To know where to get free DVD copies of the Bible Translations in FSL or learn more about the group and would like to partner with them, you may contact them thru:
If you are a sign language interpreter in the Philippines, there is almost 100% chance that you are also a teacher for the deaf. Although there is a significant upsurge of interpreters due to an increasing number of institutions that teaches sign language lessons, still, the most readily available place to seek their services are in schools for the deaf even though only quite a handful of them is experienced and qualified.
With these conditions, situations may arise wherein you are compelled to wear either a teacher’s hat or an interpreter’s hat. It is certainly not at the same time. But what if you are in a situation where you want to wear both hats or even switch hats in midstream?
A month ago, one of our former deaf teachers in MCCID messaged me requesting for an emergency interpreting for our former deaf student. To protect his privacy and for ethical concerns, I will try not to mention anything that might reveal his identity.
Our teacher explained to me that the student’s mother died a few days earlier and is on the funeral wake. His father died a few years ago due to complications from alcohol abuse. Since the deaf is an only child, his aunt together with his uncle were the ones who took care of the funeral preparations. The aunt and uncle are siblings of his mom. They are also doing the legwork in processing their sister’s benefits and claims. His uncle and his family started living in their house when his father died. The deaf needs to know what is the cause of her mother’s abrupt demise and more importantly, what will happen to his future. Since no one in his family knows sign language, he is at a quandary. He needs someone to interpret for him clearly what was going on. So he requested for my service.
In our school, we conduct personal home visits to the families of our deaf students. As my former student, I am familiar with the situation of his family. When I went to the funeral the next day, I was greeted by his aunt and some of his relatives. She was very happy that I came and very relieved that finally, she can explain to her nephew about his situation through a sign language interpreter. With this, I safely wore my interpreter’s hat.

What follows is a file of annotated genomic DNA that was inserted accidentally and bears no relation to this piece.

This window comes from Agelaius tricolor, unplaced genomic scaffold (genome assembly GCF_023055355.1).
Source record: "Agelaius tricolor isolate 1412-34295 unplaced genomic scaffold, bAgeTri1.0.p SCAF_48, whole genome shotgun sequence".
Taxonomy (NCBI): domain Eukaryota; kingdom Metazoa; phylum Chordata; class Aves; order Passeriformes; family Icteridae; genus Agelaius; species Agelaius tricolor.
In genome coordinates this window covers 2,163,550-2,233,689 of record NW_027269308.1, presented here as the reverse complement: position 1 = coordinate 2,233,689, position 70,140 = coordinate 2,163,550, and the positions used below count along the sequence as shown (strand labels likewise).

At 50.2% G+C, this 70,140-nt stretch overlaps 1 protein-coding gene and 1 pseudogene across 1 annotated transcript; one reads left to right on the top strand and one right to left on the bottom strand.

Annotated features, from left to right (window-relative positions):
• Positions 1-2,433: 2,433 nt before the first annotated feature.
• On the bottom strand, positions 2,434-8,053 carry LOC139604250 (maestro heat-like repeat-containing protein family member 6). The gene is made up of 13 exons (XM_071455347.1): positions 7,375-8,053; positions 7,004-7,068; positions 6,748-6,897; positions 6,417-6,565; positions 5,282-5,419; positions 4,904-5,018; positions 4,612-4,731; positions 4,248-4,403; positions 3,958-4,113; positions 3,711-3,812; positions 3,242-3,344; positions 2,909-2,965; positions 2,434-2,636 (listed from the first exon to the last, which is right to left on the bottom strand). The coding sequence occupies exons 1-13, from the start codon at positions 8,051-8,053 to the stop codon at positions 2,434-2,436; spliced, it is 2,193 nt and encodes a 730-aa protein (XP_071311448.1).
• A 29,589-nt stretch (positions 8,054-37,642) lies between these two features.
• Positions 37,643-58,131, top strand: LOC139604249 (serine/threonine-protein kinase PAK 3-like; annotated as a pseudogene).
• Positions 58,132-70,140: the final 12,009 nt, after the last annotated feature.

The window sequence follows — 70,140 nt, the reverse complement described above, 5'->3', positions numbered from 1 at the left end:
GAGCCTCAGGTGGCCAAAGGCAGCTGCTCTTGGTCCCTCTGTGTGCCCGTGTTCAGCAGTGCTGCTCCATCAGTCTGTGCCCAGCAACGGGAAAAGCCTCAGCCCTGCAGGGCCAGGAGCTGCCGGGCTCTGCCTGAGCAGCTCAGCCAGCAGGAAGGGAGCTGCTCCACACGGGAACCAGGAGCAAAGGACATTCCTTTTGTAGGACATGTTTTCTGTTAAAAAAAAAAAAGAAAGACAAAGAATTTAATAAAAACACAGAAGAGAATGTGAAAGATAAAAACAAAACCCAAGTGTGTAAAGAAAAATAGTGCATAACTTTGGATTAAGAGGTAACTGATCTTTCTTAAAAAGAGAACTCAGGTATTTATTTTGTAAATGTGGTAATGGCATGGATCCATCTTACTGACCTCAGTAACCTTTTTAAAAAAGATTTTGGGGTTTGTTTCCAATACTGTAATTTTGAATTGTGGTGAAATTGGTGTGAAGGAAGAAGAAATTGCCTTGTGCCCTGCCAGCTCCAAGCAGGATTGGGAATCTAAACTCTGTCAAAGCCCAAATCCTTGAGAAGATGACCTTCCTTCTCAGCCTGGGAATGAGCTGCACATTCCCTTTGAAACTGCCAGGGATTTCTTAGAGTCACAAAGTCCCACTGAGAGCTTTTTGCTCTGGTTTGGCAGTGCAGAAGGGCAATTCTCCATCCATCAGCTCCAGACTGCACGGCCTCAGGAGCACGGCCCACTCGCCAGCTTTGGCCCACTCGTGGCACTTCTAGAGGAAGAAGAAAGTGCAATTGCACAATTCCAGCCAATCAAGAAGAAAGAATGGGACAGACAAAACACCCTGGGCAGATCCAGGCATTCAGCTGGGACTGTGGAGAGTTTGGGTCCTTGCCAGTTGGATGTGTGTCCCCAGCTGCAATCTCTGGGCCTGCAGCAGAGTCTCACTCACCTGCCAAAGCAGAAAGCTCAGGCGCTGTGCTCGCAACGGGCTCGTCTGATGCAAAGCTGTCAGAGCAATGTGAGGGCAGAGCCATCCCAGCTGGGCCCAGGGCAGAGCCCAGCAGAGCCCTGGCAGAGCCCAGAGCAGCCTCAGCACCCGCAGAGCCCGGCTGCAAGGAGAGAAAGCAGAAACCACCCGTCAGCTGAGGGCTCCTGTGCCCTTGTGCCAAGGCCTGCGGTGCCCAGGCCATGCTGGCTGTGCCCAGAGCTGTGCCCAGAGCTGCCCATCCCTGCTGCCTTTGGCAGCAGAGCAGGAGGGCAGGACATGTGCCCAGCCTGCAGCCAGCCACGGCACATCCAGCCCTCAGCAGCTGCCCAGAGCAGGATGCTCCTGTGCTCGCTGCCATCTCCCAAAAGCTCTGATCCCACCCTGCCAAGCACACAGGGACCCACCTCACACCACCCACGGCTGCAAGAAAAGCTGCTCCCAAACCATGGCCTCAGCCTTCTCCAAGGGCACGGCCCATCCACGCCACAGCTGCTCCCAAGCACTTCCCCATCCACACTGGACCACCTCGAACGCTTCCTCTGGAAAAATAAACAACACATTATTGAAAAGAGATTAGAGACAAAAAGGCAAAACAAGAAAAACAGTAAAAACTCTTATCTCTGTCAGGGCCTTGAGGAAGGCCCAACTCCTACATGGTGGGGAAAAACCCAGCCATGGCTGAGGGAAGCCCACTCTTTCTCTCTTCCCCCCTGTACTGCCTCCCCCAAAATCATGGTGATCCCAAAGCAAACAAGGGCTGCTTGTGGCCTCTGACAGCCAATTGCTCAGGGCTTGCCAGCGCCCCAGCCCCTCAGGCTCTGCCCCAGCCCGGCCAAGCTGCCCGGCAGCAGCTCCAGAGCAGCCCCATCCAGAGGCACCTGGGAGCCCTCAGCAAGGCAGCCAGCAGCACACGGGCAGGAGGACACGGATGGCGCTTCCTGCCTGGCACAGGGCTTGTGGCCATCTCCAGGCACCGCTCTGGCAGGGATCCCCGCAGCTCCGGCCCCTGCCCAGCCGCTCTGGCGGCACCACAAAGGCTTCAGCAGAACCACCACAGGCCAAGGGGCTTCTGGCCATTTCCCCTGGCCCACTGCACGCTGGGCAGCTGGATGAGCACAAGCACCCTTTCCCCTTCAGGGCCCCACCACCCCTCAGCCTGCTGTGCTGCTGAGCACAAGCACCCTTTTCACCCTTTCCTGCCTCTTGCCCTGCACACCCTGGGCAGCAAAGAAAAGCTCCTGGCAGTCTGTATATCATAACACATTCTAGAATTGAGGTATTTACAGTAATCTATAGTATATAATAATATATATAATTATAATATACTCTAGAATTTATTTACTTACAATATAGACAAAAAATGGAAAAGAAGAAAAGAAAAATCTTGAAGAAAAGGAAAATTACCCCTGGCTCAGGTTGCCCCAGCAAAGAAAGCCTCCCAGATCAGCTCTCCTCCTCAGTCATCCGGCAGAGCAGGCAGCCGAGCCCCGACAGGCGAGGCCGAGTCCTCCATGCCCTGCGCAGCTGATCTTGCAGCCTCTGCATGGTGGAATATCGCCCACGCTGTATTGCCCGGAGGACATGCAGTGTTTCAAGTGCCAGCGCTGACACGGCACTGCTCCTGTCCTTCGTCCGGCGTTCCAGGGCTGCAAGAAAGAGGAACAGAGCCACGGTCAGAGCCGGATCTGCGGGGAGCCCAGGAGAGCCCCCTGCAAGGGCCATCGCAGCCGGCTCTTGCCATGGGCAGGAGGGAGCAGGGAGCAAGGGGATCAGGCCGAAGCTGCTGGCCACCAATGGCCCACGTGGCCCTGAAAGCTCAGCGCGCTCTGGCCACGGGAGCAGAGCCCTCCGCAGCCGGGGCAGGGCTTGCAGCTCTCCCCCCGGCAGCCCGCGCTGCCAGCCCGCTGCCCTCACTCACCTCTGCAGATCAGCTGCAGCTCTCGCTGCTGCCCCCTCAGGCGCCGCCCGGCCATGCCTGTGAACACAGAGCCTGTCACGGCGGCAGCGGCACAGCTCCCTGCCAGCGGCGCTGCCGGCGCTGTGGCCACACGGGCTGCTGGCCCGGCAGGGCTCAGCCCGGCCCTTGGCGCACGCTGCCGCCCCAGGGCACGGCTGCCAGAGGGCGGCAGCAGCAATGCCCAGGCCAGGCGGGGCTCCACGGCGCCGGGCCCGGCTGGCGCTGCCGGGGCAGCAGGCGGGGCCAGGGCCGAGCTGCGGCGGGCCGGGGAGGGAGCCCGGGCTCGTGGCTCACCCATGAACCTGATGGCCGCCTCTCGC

Now here is what I gathered. The deaf’s mother was a public school teacher for nearly three decades. So she is entitled to many benefits like pension, burial, funeral, etc. Aside from that, her co-teachers and school staff raised up a substantial amount of money as their contribution to the family. Her former students also collected money as a donation. She was a Philhealth member and has health insurance so her hospital bills were all taken care of. But what is highly significant is that her mother owns a sizeable parcel of land within the center of a highly urbanized part of Metro Manila where they have been residing since the deaf was still in his grade school.
The deaf confided in me that he was very much suspicious about what was going on. In fact, his friend messaged him through FB cautioning him about what his relatives might do with the property and money. He then suggested that the deaf consults a lawyer about it. What’s weird is that when the deaf showed the message to his uncle, he immediately took his smartphone away from him, scolded him while telling him not to believe whoever is advising him. I sensed that his relatives want to keep him in the dark.
At first, his aunt wanted to talk to me alone to inform me about the entire situation and requested me just to relay everything to the deaf. I refused. I want the deaf to be present when both her aunt and uncle explain everything. I told her that I was only called there as her nephew’s interpreter and they need to talk directly to him. They were adamant. So I started to talk loudly voicing what the deaf wanted in order for other funeral visitors to hear. Because of that, they had no other choice but to accept the deaf’s demand. We then started our lengthy interpreting session.
I don’t claim that I have vast knowledge about family code and jurisprudence. But with this situation, I believe that it is the child who should be the main beneficiary regardless of his disability. Upon further inquiry, I found out that the mother did not leave any last will and testament. But still, it does not negate his rights as the sole inheritor. Why are they not telling everything straight to the one and only heir of the family? I felt that they were trying to hide something from him.
I was very much egging to switch hats because I really felt that he was being taken advantage. As a teacher, I have the moral authority to give advice to my former student and remind his relatives about his rights which are guaranteed by the state. Besides, I was not expecting that they will pay me for my services which they actually did not. So technically, I can wear the teacher’s hat. But then, I still restrained myself and went there just to interpret. It’s unfortunate but it’s life. In hindsight, did I do the right thing?